Latest bushfire information from the CFS
If you are required to give way to another vessel, take early and positive action so that your intentions are clear. Avoid making a series of small changes in speed or course that may not be apparent to the other vessel.
If another vessel is required to give way to you, maintain your present speed and course unless it is obvious that a collision may occur. In this case stop, slow down or turn away.
Rivers and channels
All vessels - including sail vessels - must always be navigated on the right (starboard) side of a river or channel in the direction of travel.
Power-driven vessels crossing
If a vessel approaches on your right (starboard) side you must stop, slow down or change course so as to keep out of its way.
If a vessel approaches on your left (port) side, it should give way to you. Maintain your present speed and course unless it appears that a collision may occur.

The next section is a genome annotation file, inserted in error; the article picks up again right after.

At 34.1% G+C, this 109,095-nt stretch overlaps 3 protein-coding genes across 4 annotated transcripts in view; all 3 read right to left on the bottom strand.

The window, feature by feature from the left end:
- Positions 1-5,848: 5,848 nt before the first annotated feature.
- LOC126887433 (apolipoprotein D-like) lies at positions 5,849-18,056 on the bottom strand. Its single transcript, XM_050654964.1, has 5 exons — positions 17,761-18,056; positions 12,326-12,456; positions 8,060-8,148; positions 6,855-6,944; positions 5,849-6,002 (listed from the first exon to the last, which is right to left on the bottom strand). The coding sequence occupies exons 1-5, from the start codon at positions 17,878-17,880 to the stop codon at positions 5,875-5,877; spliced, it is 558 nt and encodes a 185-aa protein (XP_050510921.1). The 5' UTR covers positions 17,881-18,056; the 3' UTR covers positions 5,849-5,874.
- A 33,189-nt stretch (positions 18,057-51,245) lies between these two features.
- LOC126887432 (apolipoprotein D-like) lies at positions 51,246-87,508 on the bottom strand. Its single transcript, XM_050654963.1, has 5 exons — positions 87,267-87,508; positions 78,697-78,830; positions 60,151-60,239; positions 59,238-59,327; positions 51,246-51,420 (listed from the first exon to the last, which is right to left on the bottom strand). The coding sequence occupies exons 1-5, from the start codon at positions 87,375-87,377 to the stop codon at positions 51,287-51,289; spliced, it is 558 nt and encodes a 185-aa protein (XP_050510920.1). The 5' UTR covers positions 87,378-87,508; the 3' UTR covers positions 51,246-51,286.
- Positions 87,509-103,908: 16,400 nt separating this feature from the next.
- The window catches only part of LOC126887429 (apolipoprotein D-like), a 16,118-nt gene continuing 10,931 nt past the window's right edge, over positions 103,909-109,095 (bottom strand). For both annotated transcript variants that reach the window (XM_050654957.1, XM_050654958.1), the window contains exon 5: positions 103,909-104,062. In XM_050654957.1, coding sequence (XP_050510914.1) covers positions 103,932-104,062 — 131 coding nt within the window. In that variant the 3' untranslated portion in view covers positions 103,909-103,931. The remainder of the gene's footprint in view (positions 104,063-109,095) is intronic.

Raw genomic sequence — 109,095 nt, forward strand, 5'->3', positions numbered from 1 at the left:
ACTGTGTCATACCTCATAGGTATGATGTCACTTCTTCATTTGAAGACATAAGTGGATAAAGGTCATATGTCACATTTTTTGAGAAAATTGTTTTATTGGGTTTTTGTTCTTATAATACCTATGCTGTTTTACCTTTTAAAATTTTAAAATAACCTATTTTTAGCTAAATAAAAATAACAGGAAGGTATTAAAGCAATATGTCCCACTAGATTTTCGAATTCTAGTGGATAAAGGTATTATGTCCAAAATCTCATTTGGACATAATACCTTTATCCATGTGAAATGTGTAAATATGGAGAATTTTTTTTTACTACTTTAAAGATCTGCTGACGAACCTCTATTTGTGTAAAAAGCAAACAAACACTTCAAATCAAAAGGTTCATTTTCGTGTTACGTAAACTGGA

Sailing and power-driven vessels crossing
Powered vessels normally give way to sail. However, in harbours and channels where there is restricted room, small sailing vessels must give way to large powered vessels that cannot easily manoeuvre. Similarly, sailing vessels must also give way to other vessels that are restricted in their ability to manoeuvre, including fishing vessels that may have nets or other equipment over the side.
Power-driven vessels meeting head-on
Each vessel must alter course to the right (starboard) so as to pass on the port side of the other.
An overtaking vessel (including a sailing vessel) may pass on either side if safe, but must keep well clear of the vessel being overtaken.